At the artist Fernand Cormon’s open studio, where he took lessons in spring 1886, Vincent got to know the Australian artist John Peter Russell (1858–1930). They became friends, and Russell painted a portrait of Vincent in his studio at 15 Impasse Hélène. The artist Archibald Standish Hartrick, a friend of Vincent’s, said it was the best likeness he knew of – better than the self-portraits or any work by another artist. Vincent owned the painting and was deeply attached to it. He may have received it in exchange for his own Three Pairs of Shoes, which Russell possessed. Vincent also had Russell’s Nude girl, seated. Russell, in turn, had Vincent’s lithograph At Eternity’s Gate and another unidentified painting.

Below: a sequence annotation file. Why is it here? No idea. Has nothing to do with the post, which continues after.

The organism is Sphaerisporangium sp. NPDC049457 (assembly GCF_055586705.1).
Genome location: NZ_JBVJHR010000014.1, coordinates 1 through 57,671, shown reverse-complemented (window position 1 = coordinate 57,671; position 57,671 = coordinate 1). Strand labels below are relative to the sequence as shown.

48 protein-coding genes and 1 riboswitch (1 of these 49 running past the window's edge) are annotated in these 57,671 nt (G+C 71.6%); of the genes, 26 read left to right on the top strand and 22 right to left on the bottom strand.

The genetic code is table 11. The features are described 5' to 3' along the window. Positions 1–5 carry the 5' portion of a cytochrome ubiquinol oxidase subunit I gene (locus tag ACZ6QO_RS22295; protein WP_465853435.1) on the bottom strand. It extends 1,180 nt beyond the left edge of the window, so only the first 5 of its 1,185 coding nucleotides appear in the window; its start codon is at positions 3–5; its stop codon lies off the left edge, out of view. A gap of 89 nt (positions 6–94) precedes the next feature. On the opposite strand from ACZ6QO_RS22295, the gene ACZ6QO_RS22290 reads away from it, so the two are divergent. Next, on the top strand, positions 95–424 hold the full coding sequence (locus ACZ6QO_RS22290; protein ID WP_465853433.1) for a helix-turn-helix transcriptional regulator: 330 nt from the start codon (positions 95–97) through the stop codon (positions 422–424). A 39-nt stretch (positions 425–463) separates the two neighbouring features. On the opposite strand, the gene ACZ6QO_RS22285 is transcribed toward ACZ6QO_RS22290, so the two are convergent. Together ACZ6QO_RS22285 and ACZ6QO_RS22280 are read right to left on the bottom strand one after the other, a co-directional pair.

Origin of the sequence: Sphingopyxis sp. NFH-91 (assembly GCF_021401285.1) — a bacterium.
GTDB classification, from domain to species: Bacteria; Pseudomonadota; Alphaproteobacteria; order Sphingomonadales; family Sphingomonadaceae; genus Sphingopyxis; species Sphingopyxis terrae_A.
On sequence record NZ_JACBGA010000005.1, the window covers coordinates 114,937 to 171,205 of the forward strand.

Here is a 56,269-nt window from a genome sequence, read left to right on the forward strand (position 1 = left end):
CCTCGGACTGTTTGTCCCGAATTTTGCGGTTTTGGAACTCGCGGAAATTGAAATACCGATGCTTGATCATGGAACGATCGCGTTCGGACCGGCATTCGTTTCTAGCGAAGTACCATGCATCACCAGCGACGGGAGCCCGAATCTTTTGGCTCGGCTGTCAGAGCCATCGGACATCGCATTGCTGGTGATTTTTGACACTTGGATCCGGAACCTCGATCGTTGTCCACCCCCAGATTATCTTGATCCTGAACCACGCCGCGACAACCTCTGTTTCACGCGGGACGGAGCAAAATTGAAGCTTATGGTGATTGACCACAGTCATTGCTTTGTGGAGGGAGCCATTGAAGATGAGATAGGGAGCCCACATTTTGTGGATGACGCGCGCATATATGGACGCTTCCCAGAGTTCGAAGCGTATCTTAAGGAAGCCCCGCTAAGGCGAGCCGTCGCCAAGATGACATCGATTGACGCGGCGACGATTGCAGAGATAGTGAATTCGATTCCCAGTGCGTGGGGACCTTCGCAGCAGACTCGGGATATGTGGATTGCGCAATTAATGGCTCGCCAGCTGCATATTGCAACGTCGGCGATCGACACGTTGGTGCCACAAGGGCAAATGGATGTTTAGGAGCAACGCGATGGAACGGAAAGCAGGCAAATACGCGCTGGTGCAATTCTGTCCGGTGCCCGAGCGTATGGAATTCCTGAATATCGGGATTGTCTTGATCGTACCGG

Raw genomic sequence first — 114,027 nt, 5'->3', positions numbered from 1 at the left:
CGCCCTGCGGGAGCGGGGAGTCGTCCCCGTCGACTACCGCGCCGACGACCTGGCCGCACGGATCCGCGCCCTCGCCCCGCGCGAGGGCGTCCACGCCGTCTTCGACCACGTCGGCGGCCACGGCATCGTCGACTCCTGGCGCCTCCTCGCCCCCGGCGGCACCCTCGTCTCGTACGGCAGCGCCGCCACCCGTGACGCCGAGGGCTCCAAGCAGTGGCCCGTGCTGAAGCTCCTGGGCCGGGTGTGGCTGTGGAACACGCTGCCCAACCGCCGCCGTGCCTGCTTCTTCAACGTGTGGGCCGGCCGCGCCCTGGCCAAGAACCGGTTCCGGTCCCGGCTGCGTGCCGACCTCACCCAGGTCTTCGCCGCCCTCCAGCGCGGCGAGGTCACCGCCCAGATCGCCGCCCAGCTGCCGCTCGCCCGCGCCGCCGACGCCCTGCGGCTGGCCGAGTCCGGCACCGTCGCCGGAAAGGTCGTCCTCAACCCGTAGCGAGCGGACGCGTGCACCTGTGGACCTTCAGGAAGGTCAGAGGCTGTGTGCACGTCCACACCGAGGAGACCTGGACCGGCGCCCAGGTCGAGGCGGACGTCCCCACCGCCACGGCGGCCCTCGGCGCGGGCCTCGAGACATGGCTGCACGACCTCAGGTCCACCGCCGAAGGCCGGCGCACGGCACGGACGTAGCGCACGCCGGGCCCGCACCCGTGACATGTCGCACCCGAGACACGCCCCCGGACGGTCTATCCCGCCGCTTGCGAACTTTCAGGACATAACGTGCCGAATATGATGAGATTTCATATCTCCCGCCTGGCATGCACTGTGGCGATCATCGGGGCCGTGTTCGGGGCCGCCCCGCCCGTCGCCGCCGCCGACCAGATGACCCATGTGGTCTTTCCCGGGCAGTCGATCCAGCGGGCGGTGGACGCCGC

Russell was a wealthy artist who was able to devote himself to painting thanks to an inheritance. He could also afford to buy work by other artists, including Vincent’s friends Armand Guillaumin and Émile Bernard. After moving to Arles, Vincent did everything he could to persuade Russell to buy one of Paul Gauguin’s paintings. He wrote him letters, looked for excuses to stay in touch, and even sent Russell twelve drawings in an attempt to compel him to respond. While Russell looked on Gauguin’s work favourably, he never bought a painting.
Vincent corresponded with Russell until early 1890.